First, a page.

More and more television creators are voicing their preference for short-run high-end television series over feature film, suggesting an HBO-style series allows for a deeper, more meaningful exploration of the characters, themes and issues of the piece. Are we seeing the rise of the long-form movie? Long gone are the days (and nights) of the movie marathon, but will we see the cinema marathon reincarnate in a new form? In five years will we head out to the movie theatres to catch the next series of our favourite television show in one sitting?

The idea of going out to watch TV at first seems oxymoronic, but fans have been heading to pubs for an age to watch sports TV. Cult TV shows have been given the same public displays of affection. Remember Queer Eye for a Straight Guy? During its initial run I lived in an art deco building and every Monday night an hour or so before that show went to air, a fellow resident would crank up her stereo and play the show’s theme song on repeat 4-5 times, at full volume. Then slam the front door, presumably on her way to a nearby pub airing the show. I’ve heard of weekly Xenia and Hercules nights run along the same lines.

Part of what we love about our favourite shows is the bond we share, not just with the characters of the show, but with others who also love it. But if we’re all moving to a viewing paradigm where we digest our cult TV shows wholesale rather than in the little bite-sized chunks that have been cut up for us by the networks, are we going to miss out on those human moments we get connecting with fellow viewers each week as we wait for the next episode? In our rush to have it all now, do we stand to lose more than we gain?


Personally, I don’t think so. I think it’s just a natural evolution. Video didn’t kill the radio star, and long-form film/ boutique miniseries television available to be consumed in one sitting won’t kill cable or free-to-air television.

These days, it’s easy to say of people who tweet and take ‘selfies’, that they’re just vain, vacuous and completely self-obsessed. Really, we’re all just trying to find meaning in our life and our experience of the world. We do this through stories. Watching movies and television is an extension of that. It’s only logical that in these infinitely complex times we want stories on screen to reflect our multi-layered lives. In order to do that, it’s natural to move in the realm of the long-form movie, also known as the short-run series.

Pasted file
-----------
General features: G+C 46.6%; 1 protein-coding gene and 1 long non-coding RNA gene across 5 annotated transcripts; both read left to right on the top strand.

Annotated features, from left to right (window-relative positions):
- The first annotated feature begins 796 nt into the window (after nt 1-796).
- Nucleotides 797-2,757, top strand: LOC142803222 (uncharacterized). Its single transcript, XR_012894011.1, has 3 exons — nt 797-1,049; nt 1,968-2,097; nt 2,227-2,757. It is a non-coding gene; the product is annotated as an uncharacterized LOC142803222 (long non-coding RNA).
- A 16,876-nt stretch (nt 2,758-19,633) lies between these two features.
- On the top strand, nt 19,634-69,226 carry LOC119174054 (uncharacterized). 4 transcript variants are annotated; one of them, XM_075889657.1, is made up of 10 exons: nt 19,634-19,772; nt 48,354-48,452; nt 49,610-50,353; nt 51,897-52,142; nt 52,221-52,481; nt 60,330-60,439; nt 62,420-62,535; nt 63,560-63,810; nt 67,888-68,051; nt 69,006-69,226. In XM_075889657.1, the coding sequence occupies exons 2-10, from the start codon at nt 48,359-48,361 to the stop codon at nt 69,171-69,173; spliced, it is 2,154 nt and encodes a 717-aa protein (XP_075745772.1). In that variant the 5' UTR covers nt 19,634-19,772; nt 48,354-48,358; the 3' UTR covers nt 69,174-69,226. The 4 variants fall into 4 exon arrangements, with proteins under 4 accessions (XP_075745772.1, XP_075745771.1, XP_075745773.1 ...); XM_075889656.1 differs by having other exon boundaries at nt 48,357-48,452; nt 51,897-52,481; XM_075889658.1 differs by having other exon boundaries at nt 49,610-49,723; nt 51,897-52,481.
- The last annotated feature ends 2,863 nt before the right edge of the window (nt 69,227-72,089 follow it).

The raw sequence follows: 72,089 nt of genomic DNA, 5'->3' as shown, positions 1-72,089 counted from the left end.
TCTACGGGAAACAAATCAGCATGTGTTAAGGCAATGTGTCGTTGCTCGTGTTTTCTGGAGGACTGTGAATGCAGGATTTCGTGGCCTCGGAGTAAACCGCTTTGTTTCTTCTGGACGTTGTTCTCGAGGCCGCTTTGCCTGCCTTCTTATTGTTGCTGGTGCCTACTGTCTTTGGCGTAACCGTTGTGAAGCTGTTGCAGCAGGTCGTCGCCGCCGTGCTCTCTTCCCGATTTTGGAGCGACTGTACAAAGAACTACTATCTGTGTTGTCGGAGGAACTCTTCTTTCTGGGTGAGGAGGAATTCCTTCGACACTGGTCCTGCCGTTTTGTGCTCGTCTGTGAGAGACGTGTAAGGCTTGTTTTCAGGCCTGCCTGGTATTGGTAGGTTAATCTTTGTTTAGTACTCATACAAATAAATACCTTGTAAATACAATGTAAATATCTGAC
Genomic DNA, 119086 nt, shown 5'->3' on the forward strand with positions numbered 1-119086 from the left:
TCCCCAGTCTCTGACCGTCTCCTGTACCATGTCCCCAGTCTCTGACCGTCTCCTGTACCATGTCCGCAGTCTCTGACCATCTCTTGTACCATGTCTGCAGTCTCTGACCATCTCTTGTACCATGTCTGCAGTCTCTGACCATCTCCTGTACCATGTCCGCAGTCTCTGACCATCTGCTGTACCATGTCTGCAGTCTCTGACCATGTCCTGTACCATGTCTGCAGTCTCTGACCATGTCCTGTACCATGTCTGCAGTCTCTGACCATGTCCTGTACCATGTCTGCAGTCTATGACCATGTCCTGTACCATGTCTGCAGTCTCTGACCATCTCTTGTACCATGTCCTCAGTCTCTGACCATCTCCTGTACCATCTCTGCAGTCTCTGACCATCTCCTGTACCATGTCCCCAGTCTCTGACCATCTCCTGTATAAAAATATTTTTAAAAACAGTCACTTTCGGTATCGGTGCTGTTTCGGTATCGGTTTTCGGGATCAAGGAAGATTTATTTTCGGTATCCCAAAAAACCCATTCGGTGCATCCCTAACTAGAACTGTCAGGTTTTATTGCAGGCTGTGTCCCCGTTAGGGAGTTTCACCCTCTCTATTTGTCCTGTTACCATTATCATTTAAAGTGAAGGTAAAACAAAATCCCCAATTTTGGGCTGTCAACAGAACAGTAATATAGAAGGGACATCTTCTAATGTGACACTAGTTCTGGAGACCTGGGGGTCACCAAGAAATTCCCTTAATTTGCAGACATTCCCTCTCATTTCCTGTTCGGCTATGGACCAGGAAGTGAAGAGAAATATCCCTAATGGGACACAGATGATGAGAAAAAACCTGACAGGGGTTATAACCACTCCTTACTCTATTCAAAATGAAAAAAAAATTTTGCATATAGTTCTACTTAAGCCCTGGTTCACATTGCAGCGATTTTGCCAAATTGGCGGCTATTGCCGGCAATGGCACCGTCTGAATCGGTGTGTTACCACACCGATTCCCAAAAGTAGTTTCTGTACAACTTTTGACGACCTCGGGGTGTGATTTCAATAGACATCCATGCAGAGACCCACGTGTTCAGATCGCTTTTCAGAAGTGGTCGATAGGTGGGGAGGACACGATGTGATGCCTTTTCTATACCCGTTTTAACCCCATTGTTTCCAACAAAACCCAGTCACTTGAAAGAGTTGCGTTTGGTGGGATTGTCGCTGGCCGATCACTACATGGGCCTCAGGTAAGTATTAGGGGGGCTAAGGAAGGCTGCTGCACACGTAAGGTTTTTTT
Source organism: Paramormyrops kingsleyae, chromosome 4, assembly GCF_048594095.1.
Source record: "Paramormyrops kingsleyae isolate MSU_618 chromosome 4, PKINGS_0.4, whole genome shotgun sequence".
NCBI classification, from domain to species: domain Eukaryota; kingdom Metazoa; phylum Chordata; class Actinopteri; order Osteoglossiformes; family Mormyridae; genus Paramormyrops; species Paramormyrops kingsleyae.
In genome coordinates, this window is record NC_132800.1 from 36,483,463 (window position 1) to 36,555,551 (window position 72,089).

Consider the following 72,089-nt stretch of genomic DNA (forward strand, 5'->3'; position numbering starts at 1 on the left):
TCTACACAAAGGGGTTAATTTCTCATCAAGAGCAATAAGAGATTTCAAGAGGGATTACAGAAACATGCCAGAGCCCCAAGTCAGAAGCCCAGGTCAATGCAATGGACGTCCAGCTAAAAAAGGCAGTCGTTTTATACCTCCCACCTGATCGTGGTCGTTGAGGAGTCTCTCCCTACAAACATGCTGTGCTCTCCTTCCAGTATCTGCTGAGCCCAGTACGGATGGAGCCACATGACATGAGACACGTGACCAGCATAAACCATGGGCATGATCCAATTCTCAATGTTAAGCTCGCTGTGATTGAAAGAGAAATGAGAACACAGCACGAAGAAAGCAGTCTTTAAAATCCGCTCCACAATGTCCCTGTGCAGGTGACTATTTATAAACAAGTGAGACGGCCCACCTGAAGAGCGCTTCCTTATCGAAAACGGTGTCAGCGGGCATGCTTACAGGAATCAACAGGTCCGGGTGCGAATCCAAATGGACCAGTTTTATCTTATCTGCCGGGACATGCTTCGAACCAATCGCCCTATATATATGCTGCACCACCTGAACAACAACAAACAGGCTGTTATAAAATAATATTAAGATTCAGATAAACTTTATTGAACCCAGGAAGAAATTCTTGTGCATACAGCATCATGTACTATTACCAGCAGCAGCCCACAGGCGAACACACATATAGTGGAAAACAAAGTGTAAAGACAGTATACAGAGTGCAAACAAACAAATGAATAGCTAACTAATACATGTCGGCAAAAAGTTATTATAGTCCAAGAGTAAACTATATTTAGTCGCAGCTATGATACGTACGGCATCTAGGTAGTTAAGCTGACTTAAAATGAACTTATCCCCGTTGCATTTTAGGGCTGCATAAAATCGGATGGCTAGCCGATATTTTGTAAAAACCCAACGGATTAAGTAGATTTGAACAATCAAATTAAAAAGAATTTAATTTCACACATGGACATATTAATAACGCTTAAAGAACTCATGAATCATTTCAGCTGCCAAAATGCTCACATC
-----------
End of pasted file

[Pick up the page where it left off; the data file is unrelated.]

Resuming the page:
It also helps that often an entire miniseries can be made for less than a feature film. Netflix recently had massive success with such their production House of Cards. The online-only broadcaster gained 3 million new subscribers, who signed on to stream their first original drama, many viewers watching all 13 episodes back-to-back.

The traditional television networks have also, to an extent, accepted this all-in-one viewing trend; the blurb on NBC’s SMASH Series 1 DVD (Created by Theresa Rebeck. Executive Producer, Steven Spielberg.) invites the audience to lap up all fifteen hour-long episodes in a single sitting. With no annoying re-telling of information each episode, several storylines, dozens of character, fully realised and integrated musical number and over a hundred scenes each episode, and a cast full of Broadway and Hollywood star power, SMASH certainly rewards the constant viewer.


With the various detective series such as Sherlock, Wallander, Zen and Case Sensitive the BBC have also decided that less is more. Instead of commissioning ten 60 minute episodes, they showed great foresight in choosing instead to invested in three 90 minute films, with standalone plot, but which also, when viewed chronologically offer greater depth and inside into the protagonist and other core characters. (The original 60 minute pilot episode for Sherlock is an extra on the Series 1 DVD, if you’re sceptical about just how much more complex and engaging a screen story can be when given more time to unfold, I’d urge you to take a look.)

Those who’ve ever attended a movie marathon, or several sessions in a row at a film festival will know that feel of camaraderie that becomes almost palpable by the third or fourth hour. That feeling that we’re all in this together, if only for a while. It’s more than just the enjoyment of watching a beloved story on the big screen, or discovering a new favourite, it’s a kind of magic, and you have to be there to feel it. Perhaps in the very near future we’ll see cinema releases of first run long-form films and TV dramas. Whether you worship at the shrine of political satire (House of Cards), real world grit (The Wire), backstage musicals (SMASH) or another genre, the greatest and best of these deserve to be shown and experienced on the big screen.

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